Unlike most foxgloves, yellow foxglove, or Digitalis grandiflora (still called D. ambigua in some catalogs), is a true perennial for the garden. The genus is named for the Latin word for "finger" in reference to the shape of the flower. The common name alludes to the belief that a fox could become invisible and make off with the chickens if it wore blossoms on its paws.
Description of yellow foxglove: Yellow foxgloves are strong-stemmed plants with simple alternate leaves. Their nodding belllike flowers usually line up on one side of the stem and bloom in summer. Yellow foxglove ease of care: Easy.
How to grow yellow foxglove: Yellow foxgloves want a good, moist, well-drained garden soil in partial shade. If dead flower stalks are removed, plants sometimes bloom a second time.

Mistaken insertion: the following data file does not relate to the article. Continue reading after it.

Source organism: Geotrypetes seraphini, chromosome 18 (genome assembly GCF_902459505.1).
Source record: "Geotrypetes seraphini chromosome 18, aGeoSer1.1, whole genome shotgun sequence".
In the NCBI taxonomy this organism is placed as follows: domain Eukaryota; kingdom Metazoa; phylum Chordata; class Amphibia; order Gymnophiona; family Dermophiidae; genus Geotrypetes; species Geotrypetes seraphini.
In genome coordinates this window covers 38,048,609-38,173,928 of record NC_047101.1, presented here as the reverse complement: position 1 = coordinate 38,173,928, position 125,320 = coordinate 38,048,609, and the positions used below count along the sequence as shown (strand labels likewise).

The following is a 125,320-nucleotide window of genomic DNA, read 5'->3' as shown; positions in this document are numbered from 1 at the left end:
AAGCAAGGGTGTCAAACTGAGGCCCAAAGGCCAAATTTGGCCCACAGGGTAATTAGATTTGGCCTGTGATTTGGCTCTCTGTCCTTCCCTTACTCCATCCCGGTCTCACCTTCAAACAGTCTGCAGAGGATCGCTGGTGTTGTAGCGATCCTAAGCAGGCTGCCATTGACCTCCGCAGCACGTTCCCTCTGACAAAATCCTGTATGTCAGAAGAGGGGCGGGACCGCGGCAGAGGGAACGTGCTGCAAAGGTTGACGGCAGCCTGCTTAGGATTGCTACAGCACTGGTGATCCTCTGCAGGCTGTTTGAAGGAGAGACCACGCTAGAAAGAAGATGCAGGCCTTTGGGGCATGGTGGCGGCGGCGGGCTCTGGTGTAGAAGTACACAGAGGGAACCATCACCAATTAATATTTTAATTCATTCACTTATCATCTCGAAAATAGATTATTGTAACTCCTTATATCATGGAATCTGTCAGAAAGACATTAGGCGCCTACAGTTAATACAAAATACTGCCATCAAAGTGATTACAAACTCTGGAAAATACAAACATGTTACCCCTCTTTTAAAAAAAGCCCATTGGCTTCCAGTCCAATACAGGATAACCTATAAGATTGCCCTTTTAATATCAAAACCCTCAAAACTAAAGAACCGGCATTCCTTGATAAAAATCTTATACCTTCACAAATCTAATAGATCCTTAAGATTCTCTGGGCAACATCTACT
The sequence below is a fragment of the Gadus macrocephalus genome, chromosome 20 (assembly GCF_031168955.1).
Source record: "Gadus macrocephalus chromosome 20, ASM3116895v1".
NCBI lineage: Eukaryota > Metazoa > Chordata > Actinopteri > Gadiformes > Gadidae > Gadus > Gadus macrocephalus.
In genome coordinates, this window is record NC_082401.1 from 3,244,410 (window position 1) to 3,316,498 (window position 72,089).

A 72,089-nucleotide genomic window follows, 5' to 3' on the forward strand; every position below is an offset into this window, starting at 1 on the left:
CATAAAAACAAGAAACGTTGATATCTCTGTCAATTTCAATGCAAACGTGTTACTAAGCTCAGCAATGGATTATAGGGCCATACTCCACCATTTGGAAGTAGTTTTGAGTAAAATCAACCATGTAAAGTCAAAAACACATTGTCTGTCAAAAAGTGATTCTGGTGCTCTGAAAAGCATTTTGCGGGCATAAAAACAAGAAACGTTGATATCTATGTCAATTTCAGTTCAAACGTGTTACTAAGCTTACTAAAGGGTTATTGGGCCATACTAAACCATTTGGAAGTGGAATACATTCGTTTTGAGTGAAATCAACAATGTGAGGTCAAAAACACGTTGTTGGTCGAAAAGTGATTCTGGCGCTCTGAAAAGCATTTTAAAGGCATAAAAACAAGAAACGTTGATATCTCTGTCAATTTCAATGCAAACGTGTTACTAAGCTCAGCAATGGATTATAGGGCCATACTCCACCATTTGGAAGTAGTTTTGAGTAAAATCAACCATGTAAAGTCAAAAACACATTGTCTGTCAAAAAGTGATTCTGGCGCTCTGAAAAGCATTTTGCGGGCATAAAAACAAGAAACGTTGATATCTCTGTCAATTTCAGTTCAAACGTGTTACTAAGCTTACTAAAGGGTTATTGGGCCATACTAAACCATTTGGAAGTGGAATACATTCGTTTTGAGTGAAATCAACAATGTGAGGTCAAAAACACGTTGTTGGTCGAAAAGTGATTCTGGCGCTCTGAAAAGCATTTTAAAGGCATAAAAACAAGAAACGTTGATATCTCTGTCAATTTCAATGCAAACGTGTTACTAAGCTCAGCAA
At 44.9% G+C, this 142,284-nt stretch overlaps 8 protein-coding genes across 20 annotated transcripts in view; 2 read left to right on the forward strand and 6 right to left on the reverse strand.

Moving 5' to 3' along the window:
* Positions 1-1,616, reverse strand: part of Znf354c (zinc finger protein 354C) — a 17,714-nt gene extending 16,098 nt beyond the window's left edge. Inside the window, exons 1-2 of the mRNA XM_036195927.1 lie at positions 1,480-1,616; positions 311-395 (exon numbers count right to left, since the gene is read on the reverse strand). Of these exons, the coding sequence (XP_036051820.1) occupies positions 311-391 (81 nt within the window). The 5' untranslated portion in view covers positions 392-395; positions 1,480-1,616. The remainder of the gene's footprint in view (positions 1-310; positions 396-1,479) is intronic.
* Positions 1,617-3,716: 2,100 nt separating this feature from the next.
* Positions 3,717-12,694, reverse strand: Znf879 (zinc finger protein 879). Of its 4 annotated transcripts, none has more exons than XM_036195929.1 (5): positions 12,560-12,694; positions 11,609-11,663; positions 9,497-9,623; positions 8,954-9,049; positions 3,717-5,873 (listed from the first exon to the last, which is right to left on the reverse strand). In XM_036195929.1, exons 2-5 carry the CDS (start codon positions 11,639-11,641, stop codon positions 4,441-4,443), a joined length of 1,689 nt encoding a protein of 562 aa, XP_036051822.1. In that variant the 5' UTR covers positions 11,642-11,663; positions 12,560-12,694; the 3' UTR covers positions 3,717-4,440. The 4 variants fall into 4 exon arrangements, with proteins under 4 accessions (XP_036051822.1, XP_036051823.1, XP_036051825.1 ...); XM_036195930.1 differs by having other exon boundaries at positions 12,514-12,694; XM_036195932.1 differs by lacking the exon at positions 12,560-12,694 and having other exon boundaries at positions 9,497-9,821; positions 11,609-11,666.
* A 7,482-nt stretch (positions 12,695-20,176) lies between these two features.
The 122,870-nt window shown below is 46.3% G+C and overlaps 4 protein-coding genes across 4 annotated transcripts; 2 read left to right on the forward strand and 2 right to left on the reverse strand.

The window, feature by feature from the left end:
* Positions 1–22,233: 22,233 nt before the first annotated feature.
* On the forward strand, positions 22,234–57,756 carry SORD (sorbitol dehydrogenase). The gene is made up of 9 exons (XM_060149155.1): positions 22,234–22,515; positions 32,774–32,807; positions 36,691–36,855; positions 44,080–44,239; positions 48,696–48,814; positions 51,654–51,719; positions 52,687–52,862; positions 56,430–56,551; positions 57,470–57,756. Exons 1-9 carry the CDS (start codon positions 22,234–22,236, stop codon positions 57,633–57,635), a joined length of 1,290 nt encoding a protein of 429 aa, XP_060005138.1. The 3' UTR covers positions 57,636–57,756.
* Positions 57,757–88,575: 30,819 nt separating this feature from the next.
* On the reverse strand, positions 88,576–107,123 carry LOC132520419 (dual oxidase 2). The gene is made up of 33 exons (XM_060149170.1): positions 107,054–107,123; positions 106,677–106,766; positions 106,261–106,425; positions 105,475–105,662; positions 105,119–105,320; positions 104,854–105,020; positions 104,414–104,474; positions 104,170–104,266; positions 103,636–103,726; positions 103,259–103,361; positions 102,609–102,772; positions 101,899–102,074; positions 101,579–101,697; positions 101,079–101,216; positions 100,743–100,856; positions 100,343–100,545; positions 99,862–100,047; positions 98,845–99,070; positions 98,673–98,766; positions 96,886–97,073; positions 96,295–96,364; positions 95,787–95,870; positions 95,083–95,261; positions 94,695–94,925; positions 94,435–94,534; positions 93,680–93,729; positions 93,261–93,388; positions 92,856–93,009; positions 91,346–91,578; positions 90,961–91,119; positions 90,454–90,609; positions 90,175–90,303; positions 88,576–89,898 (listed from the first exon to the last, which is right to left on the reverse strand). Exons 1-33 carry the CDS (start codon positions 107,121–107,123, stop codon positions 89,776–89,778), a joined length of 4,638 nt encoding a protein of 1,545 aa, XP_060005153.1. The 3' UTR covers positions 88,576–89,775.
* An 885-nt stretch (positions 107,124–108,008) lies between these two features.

Propagating yellow foxglove: By division or by seed.
Uses for yellow foxglove: Foxgloves are superb in the wild garden and among plants that have naturalized along the edge of a wooded area. They are also lovely in front of a line of shrubbery or small trees.
Yellow foxglove related species: Digitalis lutea is a perennial from 2 to 3 feet high that bears many small, creamy yellow fingers on one side of each blooming stalk, flowering in May and June.
Scientific name for yellow foxglove: Digitalis grandiflora